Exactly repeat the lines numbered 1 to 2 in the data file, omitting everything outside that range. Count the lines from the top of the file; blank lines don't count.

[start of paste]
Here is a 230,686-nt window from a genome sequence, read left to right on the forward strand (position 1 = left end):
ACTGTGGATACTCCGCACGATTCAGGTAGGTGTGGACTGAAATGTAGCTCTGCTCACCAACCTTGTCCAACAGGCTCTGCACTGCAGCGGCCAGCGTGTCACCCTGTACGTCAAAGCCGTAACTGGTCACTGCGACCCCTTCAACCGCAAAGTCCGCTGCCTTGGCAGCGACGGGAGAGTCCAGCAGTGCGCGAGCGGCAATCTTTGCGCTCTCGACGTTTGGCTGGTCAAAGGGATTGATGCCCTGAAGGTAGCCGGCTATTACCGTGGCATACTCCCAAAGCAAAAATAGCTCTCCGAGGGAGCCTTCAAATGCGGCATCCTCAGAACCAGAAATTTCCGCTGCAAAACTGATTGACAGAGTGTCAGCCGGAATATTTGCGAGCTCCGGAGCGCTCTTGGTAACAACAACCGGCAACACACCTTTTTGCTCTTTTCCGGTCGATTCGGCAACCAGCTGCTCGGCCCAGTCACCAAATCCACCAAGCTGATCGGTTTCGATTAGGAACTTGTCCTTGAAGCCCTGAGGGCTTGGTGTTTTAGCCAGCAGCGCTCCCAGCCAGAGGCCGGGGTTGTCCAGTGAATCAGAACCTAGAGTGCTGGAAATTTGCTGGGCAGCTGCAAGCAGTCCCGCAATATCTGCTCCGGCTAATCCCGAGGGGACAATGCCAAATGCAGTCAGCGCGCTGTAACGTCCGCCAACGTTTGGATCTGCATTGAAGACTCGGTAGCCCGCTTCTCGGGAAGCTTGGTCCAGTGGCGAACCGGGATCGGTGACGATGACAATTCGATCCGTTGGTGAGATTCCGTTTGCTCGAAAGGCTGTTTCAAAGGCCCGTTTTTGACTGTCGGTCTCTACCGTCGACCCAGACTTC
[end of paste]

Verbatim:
Here is a 230,686-nt window from a genome sequence, read left to right on the forward strand (position 1 = left end):
ACTGTGGATACTCCGCACGATTCAGGTAGGTGTGGACTGAAATGTAGCTCTGCTCACCAACCTTGTCCAACAGGCTCTGCACTGCAGCGGCCAGCGTGTCACCCTGTACGTCAAAGCCGTAACTGGTCACTGCGACCCCTTCAACCGCAAAGTCCGCTGCCTTGGCAGCGACGGGAGAGTCCAGCAGTGCGCGAGCGGCAATCTTTGCGCTCTCGACGTTTGGCTGGTCAAAGGGATTGATGCCCTGAAGGTAGCCGGCTATTACCGTGGCATACTCCCAAAGCAAAAATAGCTCTCCGAGGGAGCCTTCAAATGCGGCATCCTCAGAACCAGAAATTTCCGCTGCAAAACTGATTGACAGAGTGTCAGCCGGAATATTTGCGAGCTCCGGAGCGCTCTTGGTAACAACAACCGGCAACACACCTTTTTGCTCTTTTCCGGTCGATTCGGCAACCAGCTGCTCGGCCCAGTCACCAAATCCACCAAGCTGATCGGTTTCGATTAGGAACTTGTCCTTGAAGCCCTGAGGGCTTGGTGTTTTAGCCAGCAGCGCTCCCAGCCAGAGGCCGGGGTTGTCCAGTGAATCAGAACCTAGAGTGCTGGAAATTTGCTGGGCAGCTGCAAGCAGTCCCGCAATATCTGCTCCGGCTAATCCCGAGGGGACAATGCCAAATGCAGTCAGCGCGCTGTAACGTCCGCCAACGTTTGGATCTGCATTGAAGACTCGGTAGCCCGCTTCTCGGGAAGCTTGGTCCAGTGGCGAACCGGGATCGGTGACGATGACAATTCGATCCGTTGGTGAGATTCCGTTTGCTCGAAAGGCTGTTTCAAAGGCCCGTTTTTGACTGTCGGTCTCTACCGTCGACCCAGACTTC